Re: [asa] The "Church of Latter Day Scientists" ?

From: Pim van Meurs <pimvanmeurs@yahoo.com>
Date: Fri Dec 01 2006 - 13:04:06 EST

Interesting and perhaps unsurprisingly evolutionary biologists are
finding evidence for her ideas. Hauser's moral grammar, altruism and
reciprocal altruism in nature, even the genetic nature of
religiosity. Augustine's words were very relevant once again here.

It behoves us as scientists and Christians to explore these issues,
or at least speak about them knowledgably

Sociobiology: The Conversation Continues CHRISTIAN LOVE AND
BIOLOGICAL ALTRUISM
by Hubert Meisinger translated by Alfred Kracher

So far we have considered separately two areas: the love command in
the New Testament within its general context, and altruism research
in sociobiology. In this chapter we will try to relate them to each
other, beginning with a synopsis of the individual results oriented
on the three general themes—awareness of expanding inclusiveness,
awareness of excessive demand, and threshold awareness. The aim will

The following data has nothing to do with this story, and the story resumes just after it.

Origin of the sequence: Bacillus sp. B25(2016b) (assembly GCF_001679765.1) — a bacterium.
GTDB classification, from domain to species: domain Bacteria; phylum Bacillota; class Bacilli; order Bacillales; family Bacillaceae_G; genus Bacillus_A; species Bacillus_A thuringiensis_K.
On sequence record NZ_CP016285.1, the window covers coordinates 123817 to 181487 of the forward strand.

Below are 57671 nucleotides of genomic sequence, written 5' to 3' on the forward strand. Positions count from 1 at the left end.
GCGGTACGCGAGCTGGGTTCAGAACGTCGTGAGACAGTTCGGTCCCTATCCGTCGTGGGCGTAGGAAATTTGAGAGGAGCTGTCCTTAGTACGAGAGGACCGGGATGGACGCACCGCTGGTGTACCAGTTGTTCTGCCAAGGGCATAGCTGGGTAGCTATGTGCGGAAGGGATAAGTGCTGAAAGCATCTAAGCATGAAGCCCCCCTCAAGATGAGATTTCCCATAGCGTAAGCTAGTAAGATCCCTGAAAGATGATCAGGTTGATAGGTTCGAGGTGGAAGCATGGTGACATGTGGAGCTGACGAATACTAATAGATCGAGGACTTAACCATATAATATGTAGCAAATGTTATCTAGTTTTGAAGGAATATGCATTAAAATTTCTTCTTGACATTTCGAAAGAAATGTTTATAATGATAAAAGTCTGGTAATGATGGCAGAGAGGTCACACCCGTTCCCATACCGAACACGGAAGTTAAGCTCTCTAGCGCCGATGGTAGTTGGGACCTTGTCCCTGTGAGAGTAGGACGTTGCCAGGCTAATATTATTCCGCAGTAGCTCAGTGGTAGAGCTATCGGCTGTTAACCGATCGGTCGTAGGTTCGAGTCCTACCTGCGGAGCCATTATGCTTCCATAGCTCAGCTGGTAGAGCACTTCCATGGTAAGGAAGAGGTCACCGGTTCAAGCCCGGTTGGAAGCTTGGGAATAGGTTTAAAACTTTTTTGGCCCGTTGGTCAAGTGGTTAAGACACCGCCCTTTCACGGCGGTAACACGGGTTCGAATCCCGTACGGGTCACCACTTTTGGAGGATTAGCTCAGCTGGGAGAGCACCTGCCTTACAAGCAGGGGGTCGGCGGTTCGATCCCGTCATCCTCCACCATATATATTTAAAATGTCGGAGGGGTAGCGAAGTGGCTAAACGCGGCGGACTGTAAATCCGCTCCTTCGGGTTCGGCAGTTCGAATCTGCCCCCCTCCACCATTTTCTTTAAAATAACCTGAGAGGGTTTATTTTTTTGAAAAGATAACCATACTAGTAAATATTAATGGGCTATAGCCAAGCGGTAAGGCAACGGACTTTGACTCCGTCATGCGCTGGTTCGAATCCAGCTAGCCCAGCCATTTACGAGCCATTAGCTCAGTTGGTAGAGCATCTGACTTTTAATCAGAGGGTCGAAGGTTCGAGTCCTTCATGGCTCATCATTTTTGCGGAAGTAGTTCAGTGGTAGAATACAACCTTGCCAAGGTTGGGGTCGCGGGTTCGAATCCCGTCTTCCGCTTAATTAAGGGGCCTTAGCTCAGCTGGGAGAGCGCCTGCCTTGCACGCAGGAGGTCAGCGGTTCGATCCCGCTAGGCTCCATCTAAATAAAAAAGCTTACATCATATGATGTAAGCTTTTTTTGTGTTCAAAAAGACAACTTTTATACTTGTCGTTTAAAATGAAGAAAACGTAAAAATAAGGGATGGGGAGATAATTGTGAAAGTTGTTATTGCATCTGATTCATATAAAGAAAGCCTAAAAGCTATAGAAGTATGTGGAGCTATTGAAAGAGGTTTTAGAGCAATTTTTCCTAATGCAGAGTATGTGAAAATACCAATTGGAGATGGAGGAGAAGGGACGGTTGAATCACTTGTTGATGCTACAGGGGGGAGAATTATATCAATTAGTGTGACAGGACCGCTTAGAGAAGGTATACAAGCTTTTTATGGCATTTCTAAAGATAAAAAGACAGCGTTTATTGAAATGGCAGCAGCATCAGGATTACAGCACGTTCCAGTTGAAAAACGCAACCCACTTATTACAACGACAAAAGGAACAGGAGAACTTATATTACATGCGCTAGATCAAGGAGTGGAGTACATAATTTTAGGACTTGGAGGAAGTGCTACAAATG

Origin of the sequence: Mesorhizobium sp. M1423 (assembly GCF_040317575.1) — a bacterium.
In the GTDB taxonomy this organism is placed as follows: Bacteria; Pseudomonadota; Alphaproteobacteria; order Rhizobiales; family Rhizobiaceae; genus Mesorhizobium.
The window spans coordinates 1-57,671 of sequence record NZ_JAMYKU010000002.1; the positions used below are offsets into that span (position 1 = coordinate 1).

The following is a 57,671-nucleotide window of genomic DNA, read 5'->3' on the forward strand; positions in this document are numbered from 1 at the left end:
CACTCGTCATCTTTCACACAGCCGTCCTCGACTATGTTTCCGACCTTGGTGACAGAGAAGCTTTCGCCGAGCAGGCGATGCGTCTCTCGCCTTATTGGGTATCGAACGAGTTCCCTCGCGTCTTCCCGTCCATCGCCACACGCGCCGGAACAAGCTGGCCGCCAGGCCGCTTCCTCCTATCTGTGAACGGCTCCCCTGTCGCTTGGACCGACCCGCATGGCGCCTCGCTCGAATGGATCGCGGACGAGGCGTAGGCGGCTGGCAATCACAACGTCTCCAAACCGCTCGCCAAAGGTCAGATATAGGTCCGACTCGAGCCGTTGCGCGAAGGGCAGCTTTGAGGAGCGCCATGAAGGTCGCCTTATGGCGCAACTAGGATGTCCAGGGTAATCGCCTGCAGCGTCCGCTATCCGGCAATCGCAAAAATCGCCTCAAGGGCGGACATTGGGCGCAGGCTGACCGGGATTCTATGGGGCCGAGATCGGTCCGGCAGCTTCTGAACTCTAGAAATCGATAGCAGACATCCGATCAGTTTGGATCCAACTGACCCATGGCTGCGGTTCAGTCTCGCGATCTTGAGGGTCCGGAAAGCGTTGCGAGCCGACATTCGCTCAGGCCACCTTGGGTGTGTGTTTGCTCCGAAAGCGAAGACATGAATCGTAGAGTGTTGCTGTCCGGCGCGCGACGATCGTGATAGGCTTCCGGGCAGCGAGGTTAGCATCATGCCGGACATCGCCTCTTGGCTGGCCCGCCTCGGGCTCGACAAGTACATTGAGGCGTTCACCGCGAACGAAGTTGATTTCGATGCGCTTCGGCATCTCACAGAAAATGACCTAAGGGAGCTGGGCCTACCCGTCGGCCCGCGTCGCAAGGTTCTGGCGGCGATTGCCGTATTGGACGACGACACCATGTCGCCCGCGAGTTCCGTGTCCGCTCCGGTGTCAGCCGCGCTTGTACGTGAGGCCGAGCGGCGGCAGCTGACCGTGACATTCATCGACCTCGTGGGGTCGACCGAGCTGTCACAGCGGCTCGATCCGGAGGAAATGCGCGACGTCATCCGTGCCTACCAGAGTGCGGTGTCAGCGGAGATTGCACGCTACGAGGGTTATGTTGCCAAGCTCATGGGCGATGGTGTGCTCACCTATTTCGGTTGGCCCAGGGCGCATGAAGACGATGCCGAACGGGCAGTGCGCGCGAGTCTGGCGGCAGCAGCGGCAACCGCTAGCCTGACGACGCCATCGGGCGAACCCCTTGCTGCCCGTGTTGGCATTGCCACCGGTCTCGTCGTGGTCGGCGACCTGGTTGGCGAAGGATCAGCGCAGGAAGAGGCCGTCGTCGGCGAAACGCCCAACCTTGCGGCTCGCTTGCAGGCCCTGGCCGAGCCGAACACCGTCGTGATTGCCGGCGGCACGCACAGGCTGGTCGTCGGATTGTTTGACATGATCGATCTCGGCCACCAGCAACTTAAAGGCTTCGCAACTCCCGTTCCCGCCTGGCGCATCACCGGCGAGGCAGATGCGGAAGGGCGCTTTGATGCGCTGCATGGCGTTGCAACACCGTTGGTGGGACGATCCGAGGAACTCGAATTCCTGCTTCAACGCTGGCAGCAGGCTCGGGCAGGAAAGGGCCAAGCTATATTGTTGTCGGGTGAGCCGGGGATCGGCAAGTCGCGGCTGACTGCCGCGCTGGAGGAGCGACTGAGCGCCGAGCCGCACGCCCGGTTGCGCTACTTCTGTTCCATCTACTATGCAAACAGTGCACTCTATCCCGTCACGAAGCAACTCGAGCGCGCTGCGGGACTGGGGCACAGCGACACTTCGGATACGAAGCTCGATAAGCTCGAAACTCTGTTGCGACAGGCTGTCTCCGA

not be to present content that is related in a systematic manner but
rather dialogue based on a common methodological perspective. This
approach will show in what respect it is possible to talk about
prescientific and scientific perspectives of the same phenomenon,
generally speaking, prosocial behavior. After that two models for a
relational analysis between Christian religion or theology and
sociobiology, which have been developed in the United States by Ralph
Wendell Burhoe and Philip Hefner, will be presented. From these,
new impulses may emerge for a further interdisciplinary dialogue
between theology and science in the areas under discussion.

On Dec 1, 2006, at 7:16 AM, Janice Matchett wrote:

> Research scientist and astronomer Carolyn Porco recommends that
> instead of denying humankind's yearning for transcendence, science
> should capitalize on it. Acknowledging that religion fulfills an
> essential human need--otherwise, it wouldn't have passed through
> the evolutionary sieve--Porco suggests that it is a need that can
> be satisfied in scientific inquiry.

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Received on Fri Dec 1 13:04:43 2006

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